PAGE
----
(as of Feb 10,2021 16:23:25 UTC – Details)
That voice found its greatest impact in the laws he passed that wove government firmly into American life, extending aid and opportunity to those in most desperate need. Two thousand pieces of legislation, ranging from health care to education to civil rights, bore Ted’s fingerprints. He worked tirelessly to better people’s lives, even after the Reagan-era push for limited government rewrote the contract between nation and citizens. He did this because he felt he owed it to those who suffered, and those with whom he empathized out of his own pain and ever-present sense of inadequacy.
But Ted Kennedy was not immune to the darkness that plagued his family. He lived long enough to fail, to sin, to fall in and out of favor. The infamous incident at Chappaquiddick marked an unfortunate turning point in the youngest Kennedy’s life, and it would not be his last brush with controversy. As his personal failures compounded in the public eye, he struggled to maintain the traction that had carried his agenda so far.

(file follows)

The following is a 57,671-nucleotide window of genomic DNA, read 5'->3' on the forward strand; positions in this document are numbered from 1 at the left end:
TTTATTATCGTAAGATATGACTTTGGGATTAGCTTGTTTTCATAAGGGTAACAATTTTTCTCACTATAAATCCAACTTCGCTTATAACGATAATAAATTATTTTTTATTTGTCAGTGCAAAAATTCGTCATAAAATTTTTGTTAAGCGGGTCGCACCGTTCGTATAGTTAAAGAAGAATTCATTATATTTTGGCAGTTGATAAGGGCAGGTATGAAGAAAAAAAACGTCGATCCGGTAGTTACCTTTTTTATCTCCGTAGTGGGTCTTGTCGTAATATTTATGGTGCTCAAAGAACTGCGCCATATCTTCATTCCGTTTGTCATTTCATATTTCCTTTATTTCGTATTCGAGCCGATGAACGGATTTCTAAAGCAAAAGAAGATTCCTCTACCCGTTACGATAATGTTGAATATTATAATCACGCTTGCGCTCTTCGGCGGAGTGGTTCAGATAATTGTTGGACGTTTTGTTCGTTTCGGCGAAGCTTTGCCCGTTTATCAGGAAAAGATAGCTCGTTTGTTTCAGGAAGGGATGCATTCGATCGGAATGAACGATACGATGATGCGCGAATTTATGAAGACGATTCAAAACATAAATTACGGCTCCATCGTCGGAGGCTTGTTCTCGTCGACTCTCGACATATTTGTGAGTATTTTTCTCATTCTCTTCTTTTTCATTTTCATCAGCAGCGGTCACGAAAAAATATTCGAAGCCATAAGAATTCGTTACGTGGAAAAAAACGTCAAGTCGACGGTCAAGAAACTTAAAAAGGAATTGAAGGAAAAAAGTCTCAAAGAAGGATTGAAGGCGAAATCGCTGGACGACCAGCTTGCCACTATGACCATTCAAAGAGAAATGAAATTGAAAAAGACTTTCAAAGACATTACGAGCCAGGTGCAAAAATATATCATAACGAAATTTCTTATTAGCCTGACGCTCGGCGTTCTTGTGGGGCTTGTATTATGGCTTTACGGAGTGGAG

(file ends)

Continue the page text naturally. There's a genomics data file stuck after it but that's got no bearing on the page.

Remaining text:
The product of a decade of work and hundreds of interviews,
Catching the Wind will be an essential work of history and biography. The first of two volumes in a sweeping narrative, it traces the extraordinary life of an American statesman from his early years through the turning point of the 1970s. It is a landmark study of legislative genius and a powerful exploration of the man who spent his career upholding his mandate in service of a better America.